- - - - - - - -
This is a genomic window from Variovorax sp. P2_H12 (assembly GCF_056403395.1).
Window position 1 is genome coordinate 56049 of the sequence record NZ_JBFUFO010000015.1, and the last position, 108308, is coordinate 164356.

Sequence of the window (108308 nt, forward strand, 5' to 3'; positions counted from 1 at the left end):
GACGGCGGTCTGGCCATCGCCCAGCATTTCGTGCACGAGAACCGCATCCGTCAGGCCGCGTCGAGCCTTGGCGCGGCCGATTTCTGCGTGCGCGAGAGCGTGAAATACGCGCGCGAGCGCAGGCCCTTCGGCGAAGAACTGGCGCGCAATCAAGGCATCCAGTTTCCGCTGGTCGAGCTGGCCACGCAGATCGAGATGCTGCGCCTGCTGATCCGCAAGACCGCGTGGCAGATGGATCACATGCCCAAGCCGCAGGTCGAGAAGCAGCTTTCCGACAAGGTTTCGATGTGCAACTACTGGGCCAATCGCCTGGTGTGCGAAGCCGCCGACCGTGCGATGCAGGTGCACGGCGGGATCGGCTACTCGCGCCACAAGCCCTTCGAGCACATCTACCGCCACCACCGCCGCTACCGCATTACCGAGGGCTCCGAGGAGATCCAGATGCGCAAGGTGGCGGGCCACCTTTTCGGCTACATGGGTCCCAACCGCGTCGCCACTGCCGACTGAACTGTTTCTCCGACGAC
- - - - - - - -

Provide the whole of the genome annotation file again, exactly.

This is a genomic window from Variovorax sp. P2_H12 (assembly GCF_056403395.1).
Window position 1 is genome coordinate 56049 of the sequence record NZ_JBFUFO010000015.1, and the last position, 108308, is coordinate 164356.

Sequence of the window (108308 nt, forward strand, 5' to 3'; positions counted from 1 at the left end):
GACGGCGGTCTGGCCATCGCCCAGCATTTCGTGCACGAGAACCGCATCCGTCAGGCCGCGTCGAGCCTTGGCGCGGCCGATTTCTGCGTGCGCGAGAGCGTGAAATACGCGCGCGAGCGCAGGCCCTTCGGCGAAGAACTGGCGCGCAATCAAGGCATCCAGTTTCCGCTGGTCGAGCTGGCCACGCAGATCGAGATGCTGCGCCTGCTGATCCGCAAGACCGCGTGGCAGATGGATCACATGCCCAAGCCGCAGGTCGAGAAGCAGCTTTCCGACAAGGTTTCGATGTGCAACTACTGGGCCAATCGCCTGGTGTGCGAAGCCGCCGACCGTGCGATGCAGGTGCACGGCGGGATCGGCTACTCGCGCCACAAGCCCTTCGAGCACATCTACCGCCACCACCGCCGCTACCGCATTACCGAGGGCTCCGAGGAGATCCAGATGCGCAAGGTGGCGGGCCACCTTTTCGGCTACATGGGTCCCAACCGCGTCGCCACTGCCGACTGAACTGTTTCTCCGACGAC